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Shell Shock Cinema

Shell Shock Cinema

Kaes uses the term "shell shock"—coined during World War I to describe soldiers suffering from nervous breakdowns—as a metaphor for the psychological wounds that found expression in Weimar cinema. Directors like Robert Wiene, F. W. Murnau, and Fritz Lang portrayed paranoia, panic, and fear of invasion in films peopled with serial killers, mad scientists, and troubled young men. Combining original close analysis with extensive archival research, Kaes shows how this cinema of shell shock transformed extreme psychological states into visual expression; how it pushed the limits of cinematic representation with its fragmented story lines, distorted perspectives, and stark lighting; and how it helped create a modernist film language that anticipated film noir and remains incredibly influential today.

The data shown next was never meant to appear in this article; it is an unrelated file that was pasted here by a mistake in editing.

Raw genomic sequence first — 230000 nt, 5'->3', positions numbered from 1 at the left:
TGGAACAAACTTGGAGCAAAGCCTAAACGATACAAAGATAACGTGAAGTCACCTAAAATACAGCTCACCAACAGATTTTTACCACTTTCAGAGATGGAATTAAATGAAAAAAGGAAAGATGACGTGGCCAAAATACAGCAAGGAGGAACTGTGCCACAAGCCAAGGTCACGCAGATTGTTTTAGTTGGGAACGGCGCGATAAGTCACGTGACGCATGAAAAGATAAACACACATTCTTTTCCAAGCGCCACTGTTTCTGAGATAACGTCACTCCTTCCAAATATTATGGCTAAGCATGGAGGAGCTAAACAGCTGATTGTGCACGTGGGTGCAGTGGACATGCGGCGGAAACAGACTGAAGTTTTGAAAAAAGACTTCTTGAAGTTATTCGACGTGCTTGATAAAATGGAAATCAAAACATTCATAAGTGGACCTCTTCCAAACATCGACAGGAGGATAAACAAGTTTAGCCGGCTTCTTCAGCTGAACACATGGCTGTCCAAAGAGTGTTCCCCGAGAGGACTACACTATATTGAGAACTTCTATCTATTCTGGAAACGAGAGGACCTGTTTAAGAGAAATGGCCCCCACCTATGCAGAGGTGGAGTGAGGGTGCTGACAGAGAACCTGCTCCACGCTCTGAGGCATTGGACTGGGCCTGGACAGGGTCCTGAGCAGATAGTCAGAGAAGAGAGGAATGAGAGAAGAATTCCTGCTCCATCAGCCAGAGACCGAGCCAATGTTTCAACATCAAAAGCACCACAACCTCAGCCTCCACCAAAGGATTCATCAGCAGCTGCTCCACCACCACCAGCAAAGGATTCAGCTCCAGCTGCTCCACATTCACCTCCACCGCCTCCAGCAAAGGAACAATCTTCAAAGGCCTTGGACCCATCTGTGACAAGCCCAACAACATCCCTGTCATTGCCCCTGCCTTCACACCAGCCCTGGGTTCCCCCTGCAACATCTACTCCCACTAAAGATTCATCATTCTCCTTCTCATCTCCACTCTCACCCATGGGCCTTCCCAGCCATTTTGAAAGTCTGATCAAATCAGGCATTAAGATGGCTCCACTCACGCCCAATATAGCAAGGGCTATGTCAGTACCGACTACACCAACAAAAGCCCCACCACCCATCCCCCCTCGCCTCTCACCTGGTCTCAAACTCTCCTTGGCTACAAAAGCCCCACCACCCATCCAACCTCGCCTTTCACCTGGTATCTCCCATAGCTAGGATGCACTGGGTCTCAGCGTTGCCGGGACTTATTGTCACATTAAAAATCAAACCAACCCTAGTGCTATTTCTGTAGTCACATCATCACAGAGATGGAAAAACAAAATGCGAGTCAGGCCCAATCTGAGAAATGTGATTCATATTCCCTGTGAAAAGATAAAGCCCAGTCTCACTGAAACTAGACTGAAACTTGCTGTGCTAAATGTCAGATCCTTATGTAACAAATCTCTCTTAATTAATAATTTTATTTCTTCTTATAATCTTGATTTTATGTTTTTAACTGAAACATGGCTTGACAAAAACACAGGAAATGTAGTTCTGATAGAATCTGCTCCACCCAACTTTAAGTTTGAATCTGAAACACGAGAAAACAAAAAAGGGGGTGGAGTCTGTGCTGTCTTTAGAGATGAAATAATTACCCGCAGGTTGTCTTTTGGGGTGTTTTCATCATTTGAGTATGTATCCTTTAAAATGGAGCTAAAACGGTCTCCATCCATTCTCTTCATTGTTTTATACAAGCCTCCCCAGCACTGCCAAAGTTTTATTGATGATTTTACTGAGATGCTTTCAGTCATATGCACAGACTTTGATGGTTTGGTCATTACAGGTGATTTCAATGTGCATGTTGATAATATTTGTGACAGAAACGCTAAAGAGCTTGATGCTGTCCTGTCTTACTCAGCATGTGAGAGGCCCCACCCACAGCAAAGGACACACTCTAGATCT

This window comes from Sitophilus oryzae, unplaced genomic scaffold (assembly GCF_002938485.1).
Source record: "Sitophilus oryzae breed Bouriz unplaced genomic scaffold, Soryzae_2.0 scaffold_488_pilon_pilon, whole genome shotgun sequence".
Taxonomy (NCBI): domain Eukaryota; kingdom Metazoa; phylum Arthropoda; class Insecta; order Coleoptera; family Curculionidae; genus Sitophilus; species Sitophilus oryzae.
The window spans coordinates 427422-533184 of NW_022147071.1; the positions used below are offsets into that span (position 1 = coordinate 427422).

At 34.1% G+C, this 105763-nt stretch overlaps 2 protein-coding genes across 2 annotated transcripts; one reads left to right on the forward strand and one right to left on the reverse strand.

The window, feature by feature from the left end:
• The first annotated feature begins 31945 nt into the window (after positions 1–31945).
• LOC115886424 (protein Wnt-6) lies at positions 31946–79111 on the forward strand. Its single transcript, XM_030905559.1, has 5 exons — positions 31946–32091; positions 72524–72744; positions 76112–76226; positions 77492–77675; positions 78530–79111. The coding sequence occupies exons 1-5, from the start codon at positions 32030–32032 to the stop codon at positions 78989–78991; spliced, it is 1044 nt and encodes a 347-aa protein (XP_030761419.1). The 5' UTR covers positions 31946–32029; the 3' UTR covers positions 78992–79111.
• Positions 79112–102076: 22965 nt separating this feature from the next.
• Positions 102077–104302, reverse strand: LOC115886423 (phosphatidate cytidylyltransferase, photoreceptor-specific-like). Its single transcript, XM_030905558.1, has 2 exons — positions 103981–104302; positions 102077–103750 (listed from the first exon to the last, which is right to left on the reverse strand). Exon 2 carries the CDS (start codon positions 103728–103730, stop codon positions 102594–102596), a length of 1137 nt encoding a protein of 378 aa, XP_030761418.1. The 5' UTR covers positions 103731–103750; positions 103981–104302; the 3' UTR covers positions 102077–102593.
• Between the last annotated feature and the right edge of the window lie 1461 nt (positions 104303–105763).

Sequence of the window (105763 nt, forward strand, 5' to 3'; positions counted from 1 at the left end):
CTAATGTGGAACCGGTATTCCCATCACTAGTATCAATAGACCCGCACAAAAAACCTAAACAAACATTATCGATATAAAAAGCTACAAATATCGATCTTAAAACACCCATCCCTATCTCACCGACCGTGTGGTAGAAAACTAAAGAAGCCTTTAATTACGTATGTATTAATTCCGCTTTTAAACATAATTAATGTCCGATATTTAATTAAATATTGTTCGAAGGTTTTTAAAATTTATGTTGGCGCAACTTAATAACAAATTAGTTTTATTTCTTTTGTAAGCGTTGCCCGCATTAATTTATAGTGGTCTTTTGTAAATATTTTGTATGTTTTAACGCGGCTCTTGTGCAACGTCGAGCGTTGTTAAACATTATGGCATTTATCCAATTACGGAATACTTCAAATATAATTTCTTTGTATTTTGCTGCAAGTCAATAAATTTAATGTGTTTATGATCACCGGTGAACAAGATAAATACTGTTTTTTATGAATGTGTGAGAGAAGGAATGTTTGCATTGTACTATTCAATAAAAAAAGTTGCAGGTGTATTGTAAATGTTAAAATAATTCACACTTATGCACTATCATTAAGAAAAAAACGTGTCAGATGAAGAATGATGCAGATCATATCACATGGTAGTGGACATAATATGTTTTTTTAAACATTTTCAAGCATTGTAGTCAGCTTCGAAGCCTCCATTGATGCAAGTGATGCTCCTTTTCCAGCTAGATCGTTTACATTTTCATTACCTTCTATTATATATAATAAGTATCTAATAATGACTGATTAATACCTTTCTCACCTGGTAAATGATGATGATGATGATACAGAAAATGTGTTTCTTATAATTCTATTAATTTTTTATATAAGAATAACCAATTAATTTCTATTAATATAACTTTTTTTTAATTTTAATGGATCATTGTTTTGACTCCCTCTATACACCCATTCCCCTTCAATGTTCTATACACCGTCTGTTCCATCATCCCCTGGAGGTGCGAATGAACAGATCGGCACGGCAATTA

Anton Kaes

326 pages
Princeton University Press

ISBN: 978-0691031361

$29.95 $29.95